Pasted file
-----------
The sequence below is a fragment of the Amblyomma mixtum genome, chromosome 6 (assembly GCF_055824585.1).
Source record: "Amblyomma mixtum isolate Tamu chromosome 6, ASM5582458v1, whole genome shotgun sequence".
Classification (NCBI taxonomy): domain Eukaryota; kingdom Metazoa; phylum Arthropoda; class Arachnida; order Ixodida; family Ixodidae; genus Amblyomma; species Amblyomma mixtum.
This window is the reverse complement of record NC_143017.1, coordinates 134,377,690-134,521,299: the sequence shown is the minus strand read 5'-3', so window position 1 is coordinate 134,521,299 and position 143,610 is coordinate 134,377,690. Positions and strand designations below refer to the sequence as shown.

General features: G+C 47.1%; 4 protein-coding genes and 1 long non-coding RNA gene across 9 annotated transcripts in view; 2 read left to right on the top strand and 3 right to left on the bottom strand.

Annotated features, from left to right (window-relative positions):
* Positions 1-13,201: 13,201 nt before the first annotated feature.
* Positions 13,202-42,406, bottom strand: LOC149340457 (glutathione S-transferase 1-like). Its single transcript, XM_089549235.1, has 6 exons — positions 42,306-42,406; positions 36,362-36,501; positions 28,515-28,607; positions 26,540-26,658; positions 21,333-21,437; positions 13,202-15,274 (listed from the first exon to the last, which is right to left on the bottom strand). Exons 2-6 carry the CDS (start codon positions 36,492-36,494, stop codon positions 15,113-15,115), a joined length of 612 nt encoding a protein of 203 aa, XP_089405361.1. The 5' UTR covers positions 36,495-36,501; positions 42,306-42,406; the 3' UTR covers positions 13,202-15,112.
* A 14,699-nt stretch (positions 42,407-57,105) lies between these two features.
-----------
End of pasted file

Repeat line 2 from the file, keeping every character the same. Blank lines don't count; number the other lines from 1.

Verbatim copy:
Source record: "Amblyomma mixtum isolate Tamu chromosome 6, ASM5582458v1, whole genome shotgun sequence".